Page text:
I love football. It’s amazing. I have been watching it for over 20 years and I don’t imagine I’ll stop doing so for the rest of my life.

I’d like to finish the post with an inspiring photo of Mo Salah, a Liverpool player who couldn’t play today because of injury. Indeed, never give up!

Image result for salah never give up

My 3rd Berkshire Hathaway Shareholder Meeting

Since I came to Omaha in 2016, going to the Shareholder Meeting has been an annual activity for me. At first, it was an experience as the meeting is something that if you never saw before, you should whenever you could. Last year and this year’s meetings are more like appreciating the two legendary guys who are still very active despite their old age.

The Berkshire Hathaway weekend includes a lot of activities from Friday to Sunday, but I only go to the Q&A session on Saturday morning. To participate in any activity, it is mandatory to have a pass. If you hold Berkshire shares, you are allowed up to 4 passes. Otherwise, find a person who does and ask for a pass

The Q&A session starts around 8:30 at the Century Link stadium in Omaha, but the gates are open around 7, I believe. There are a lot of people attending, so if you prefer a closer look at the two main speakers and the stage, be early.

Above is the seat I got for arriving at 7:30! So if you want a better view of the stage, you better start very early.

As usual, the meeting starts at 8:30am with the exclusive video that is only displayed at the meeting. No filming, no taking photos, no streaming. The video introduces the companies in Berkshire Hathaway portfolio and some funny segments that feature Warren Buffett and sometimes celebrities who reportedly contribute their time for free. The videos in 2017 and 2018 were much better than the one this year, in my opinion. The segment that stood out in this year’s video for me is the clip about Warren’s mobile application shot at Apple’s headquarter with Tim Cook. Geico is prominently featured as its ads are shown at least 3 times.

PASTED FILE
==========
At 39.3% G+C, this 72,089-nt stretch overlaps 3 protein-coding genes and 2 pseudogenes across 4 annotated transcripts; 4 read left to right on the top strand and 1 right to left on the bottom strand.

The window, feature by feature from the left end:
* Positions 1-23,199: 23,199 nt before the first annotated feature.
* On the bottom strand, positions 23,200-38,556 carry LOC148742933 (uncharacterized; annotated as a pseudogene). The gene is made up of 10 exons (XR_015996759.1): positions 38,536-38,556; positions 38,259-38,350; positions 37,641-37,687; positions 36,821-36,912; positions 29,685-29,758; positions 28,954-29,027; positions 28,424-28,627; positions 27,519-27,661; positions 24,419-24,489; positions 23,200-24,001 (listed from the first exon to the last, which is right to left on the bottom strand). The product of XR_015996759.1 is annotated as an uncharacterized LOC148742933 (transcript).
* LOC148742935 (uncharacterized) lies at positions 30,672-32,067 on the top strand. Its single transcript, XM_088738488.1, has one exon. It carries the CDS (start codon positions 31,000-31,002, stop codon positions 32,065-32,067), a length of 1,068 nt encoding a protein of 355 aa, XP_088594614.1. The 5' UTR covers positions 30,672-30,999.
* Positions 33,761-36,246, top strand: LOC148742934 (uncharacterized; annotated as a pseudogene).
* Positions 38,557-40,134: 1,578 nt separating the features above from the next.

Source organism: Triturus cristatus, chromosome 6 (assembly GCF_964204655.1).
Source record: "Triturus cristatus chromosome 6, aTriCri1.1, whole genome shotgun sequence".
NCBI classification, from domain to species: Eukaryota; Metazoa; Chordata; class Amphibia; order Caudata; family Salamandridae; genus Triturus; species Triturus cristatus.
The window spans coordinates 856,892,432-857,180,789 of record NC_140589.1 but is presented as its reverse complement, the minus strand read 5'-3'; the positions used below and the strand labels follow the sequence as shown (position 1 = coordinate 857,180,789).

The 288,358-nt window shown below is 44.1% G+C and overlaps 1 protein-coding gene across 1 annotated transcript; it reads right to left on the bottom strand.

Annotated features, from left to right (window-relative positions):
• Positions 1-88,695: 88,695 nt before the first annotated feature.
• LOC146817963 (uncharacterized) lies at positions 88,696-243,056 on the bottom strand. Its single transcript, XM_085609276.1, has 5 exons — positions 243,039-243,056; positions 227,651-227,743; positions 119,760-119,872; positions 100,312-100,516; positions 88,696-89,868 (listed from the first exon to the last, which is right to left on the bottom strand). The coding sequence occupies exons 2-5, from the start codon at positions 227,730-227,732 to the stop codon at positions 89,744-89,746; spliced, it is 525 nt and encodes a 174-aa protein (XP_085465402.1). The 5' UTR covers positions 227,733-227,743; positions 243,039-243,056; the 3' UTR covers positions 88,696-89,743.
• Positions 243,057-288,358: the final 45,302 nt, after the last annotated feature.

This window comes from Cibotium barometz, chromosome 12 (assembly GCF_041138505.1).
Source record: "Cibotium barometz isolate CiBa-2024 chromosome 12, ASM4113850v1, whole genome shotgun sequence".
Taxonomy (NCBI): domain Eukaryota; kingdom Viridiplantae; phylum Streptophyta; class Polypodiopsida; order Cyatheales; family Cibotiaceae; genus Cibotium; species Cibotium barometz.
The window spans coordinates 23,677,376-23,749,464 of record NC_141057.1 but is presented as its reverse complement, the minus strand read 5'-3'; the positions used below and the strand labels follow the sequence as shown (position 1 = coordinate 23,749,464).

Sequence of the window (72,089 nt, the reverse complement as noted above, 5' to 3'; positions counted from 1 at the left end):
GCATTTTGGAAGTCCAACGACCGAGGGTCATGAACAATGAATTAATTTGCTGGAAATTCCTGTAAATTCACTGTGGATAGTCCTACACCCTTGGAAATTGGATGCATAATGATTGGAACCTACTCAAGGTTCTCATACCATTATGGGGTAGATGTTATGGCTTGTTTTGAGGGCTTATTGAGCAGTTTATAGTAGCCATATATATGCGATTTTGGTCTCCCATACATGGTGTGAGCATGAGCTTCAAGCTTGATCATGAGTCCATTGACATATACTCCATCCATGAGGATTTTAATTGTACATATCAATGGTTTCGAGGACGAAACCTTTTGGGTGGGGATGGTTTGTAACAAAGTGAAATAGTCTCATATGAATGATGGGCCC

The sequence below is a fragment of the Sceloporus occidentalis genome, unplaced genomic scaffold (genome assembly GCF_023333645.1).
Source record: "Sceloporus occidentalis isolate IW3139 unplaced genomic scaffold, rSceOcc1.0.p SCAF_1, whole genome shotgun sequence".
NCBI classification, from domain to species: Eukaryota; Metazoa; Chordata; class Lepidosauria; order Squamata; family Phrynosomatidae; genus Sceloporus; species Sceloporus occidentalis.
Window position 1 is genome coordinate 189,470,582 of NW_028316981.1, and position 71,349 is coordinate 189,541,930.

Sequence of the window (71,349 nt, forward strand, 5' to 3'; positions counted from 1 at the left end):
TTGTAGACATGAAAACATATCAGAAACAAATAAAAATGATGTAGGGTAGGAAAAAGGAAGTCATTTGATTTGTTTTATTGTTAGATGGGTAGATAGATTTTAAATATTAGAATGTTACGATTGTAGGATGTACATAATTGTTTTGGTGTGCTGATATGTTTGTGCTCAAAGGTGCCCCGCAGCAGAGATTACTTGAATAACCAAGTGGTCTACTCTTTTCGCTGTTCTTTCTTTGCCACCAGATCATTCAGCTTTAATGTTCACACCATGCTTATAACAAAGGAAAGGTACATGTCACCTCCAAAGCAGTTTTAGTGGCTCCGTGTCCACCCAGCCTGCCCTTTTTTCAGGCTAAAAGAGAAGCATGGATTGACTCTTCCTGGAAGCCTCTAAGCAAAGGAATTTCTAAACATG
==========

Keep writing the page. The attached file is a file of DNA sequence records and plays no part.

The video is about an hour long or so. After that, the Q&A session starts, breaks at 12 for an hour and ends at 3pm. The questions must be related to Berkshire and the companies in its portfolio such as Wells Fargo, BNSF, Oriental Trading, Geico or Apple, just to name a few. Personally, I think if you want to know their opinions on the portfolio companies, attending the meeting once or twice should be enough as the opinions shouldn’t change that much or that quickly. If a major development happens such as the scandal at Wells Fargo or his love for Apple stocks, Warren Buffett does interviews frequently enough that you won’t get new insights from the meeting.